The Water Dancer , by Ta-Nehisi Coates
         
Young Hiram Walker was born into bondage. When his mother was sold away, Hiram was robbed of all memory of her—but was gifted with a mysterious power. Years later, when Hiram almost drowns in a river, that same power saves his life. This brush with death births an urgency in Hiram and a daring scheme: to escape from the only home he’s ever known.

So begins an unexpected journey that takes Hiram from the corrupt grandeur of Virginia’s proud plantations to desperate guerrilla cells in the wilderness, from the coffin of the Deep South to dangerously idealistic movements in the North. Even as he’s enlisted in the underground war between slavers and the enslaved, Hiram’s resolve to rescue the family he left behind endures.

This is the dramatic story of an atrocity inflicted on generations of women, men, and children—the violent and capricious separation of families—and the war they waged to simply make lives with the people they loved. Written by one of today’s most exciting thinkers and writers, The Water Dancer is a propulsive, transcendent work that restores the humanity of those from whom everything was stolen.



A Mrs. Miracle Christmas , by Debbie Macomber
         
Mrs. Miracle shows an ordinary family that they are blessed beyond belief in this uplifting holiday tale from Debbie Macomber.

As the holiday season begins, Laurel McCullough could use some good news. She and her husband, Zach, have been praying for a baby that seems more and more like an impossible dream, and they’ve had to move in with her beloved grandmother, Helen, who’s having trouble taking care of herself. But when Laurel contacts a local home-care organization for help, there are no caregivers available.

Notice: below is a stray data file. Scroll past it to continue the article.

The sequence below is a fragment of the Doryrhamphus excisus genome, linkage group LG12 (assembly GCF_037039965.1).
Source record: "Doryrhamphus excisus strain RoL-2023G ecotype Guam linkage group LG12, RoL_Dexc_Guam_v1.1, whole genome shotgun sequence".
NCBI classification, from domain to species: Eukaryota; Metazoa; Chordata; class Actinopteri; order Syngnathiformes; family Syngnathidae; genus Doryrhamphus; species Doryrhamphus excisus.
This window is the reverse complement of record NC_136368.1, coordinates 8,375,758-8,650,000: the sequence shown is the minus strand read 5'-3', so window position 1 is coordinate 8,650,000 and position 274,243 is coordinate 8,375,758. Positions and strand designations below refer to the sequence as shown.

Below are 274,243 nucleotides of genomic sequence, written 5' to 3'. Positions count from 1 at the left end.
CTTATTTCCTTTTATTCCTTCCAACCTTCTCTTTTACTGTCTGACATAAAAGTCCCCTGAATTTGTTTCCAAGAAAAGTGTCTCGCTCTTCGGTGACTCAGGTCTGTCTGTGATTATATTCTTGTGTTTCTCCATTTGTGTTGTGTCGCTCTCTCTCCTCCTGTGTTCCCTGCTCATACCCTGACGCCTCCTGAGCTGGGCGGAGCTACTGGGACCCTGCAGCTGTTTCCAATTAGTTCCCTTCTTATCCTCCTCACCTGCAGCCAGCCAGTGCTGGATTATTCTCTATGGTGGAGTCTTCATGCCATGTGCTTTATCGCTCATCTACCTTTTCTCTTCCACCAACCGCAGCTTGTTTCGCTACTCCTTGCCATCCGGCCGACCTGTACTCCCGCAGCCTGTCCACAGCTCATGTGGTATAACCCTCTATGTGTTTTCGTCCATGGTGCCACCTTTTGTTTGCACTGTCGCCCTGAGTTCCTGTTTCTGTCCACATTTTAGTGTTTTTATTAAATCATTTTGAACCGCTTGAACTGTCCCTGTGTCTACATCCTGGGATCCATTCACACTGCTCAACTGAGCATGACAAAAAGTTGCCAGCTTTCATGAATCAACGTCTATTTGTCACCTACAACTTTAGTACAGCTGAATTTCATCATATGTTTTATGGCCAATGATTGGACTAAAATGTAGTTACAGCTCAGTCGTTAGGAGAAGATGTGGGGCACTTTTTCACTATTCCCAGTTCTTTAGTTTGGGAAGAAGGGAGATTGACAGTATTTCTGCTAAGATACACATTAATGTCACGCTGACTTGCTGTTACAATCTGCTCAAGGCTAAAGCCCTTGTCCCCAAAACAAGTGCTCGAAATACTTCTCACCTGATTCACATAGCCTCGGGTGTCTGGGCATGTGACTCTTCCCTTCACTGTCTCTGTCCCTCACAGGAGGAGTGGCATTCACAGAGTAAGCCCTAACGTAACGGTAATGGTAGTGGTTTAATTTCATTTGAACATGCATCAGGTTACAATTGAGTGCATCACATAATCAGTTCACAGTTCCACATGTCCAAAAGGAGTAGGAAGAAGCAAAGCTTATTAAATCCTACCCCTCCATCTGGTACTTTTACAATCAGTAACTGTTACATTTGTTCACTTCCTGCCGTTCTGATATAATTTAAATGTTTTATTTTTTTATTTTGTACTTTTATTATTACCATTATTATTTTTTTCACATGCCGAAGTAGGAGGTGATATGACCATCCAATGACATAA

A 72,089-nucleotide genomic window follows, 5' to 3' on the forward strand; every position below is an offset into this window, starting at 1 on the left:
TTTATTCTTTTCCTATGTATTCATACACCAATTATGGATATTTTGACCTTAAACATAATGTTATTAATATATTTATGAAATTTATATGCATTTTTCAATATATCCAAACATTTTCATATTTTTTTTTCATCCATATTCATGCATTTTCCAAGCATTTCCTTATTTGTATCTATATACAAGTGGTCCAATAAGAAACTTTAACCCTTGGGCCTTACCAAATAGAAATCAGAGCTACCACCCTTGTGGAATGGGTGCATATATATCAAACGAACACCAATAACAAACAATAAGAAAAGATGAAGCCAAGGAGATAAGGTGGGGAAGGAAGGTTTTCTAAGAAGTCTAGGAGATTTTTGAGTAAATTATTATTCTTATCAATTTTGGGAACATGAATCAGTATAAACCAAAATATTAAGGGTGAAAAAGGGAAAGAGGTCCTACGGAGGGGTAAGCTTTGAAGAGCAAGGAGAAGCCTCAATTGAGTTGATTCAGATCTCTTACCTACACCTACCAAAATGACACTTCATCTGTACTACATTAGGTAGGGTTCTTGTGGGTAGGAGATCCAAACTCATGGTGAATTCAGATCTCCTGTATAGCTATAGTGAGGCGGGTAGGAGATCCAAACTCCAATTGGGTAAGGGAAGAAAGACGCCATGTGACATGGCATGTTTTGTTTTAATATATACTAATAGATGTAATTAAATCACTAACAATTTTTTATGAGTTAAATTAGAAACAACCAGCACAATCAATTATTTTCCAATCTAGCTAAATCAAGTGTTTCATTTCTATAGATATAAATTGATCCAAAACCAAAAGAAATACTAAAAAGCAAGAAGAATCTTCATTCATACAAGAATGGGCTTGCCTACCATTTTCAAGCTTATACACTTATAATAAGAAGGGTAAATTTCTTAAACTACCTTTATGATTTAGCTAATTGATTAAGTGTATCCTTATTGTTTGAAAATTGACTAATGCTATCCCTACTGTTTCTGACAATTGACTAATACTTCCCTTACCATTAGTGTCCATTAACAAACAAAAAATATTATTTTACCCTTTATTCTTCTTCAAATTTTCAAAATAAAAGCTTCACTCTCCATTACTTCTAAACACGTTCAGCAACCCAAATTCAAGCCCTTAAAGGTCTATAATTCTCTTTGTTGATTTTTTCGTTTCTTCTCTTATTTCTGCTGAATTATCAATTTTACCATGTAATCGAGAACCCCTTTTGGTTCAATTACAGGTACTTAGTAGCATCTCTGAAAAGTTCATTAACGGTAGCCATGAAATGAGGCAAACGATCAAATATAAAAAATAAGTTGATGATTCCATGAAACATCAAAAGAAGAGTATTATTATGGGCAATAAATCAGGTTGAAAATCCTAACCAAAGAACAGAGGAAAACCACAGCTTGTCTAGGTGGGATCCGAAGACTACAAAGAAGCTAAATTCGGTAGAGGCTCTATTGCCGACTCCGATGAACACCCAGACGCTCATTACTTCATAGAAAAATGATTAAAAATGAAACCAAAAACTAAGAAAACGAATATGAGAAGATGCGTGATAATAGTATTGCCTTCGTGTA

Then Mrs. Miracle appears at the door. No stranger to lending a helping hand to a family in need, Mrs. Miracle reveals herself to be nothing short of a godsend. Helen’s even convinced she’s an angel! And Laurel can’t help but notice that with Mrs. Miracle’s companionship, Helen is noticeably happier and more engaged, decorating the family Christmas tree and setting up the nativity. In the meantime, Laurel and Zach encounter curious signs, all pointing toward the arrival of a special baby.

As Christmas approaches, there appears to be even more to Mrs. Miracle than meets the eye. In a classic tale of Debbie Macomber’s signature seasonal magic, Laurel, Zach, and Helen experience a holiday of heavenly proportions.



Stealth , by Stuart Woods
         
Stone Barrington must trap a ruthless defector in this heart-stopping thriller from fan favorite Stuart Woods.

Stone Barrington is trying to enjoy some downtime at his English retreat when he's unceremoniously sent off to the remote reaches of the UK and into a deadly snare. As it turns out, this is only the first volley by a rival power, one that has its eyes set on disrupting the peace of the nation.

With the help of two brilliant and stunning women, Stone must leverage a new position of power to capture a villain with a lethal agenda. But the closer he comes to nabbing the culprit, the more he realizes there's a bigger plan at work, and a true mastermind who's a force to be reckoned with . . .